The infamous S.S. Titanic had enjoyed only two days of sailing glory on its maiden voyage in 1912 before plunging into 12,000 feet of water near the coast of Newfoundland where it lies today.
1. All of the following are true except that
(a) only a third of those aboard perished.
(b) the Carpathia rescued the survivors.
(c) the S.S. Titanic sank near Newfoundland.
(d) the S.S. Titanic was the fastest ship afloat in 1912.
2. All of the following contributed to the large death toll except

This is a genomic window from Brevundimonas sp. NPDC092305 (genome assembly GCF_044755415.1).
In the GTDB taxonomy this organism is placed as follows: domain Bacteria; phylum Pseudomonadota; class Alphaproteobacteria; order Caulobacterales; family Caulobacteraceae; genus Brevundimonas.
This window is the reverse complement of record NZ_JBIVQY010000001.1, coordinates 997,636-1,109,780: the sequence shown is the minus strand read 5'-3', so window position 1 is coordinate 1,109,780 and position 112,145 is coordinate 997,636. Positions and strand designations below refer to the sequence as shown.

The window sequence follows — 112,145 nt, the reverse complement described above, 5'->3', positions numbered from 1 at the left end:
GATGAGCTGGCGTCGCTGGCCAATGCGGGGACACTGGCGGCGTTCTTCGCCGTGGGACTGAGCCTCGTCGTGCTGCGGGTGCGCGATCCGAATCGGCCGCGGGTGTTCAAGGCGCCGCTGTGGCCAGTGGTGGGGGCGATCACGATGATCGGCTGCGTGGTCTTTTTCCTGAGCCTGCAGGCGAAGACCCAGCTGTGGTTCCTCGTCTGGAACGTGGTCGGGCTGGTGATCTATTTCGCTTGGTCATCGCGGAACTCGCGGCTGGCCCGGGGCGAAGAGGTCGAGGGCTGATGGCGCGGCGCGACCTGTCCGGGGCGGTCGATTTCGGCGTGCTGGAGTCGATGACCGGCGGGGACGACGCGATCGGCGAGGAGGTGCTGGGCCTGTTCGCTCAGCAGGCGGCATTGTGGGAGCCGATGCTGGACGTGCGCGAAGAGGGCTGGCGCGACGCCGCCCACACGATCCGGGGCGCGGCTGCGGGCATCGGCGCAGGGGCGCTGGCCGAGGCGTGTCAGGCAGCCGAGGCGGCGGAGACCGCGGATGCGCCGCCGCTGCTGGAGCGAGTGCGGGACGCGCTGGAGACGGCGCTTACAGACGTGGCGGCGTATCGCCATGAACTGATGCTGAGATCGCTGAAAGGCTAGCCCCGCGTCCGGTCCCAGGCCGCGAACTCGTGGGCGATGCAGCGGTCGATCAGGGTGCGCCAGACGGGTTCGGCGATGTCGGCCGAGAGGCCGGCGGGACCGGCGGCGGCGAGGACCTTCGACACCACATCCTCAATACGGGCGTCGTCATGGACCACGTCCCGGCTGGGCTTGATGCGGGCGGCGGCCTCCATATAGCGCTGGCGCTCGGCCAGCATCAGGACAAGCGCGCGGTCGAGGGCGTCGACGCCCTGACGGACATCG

(d) the Carpathia
3. How many days was the S.S. Titanic at sea before sinking?
4. "Maiden voyage" is closest in meaning to
(b) most elegant
5. What does this passage convey?
(a) The S.S Titanic proved itself the most seaworthy vessel in 1912.
(b) Attempts to rescue the S.S. Titanic's survivors were not successful.
(c) Overconfidence by builders and owners was greatly responsible for the sinking of the vessel.
(d) A fire and panic were the only causes for the sinking of the ship.
1. (a) 2. (d) 3. (a) 4. (a) 5. (c)
Reading Comprehension Passage set 1 for SSC CGL Reviewed by Admin on 1:19:00 AM Rating: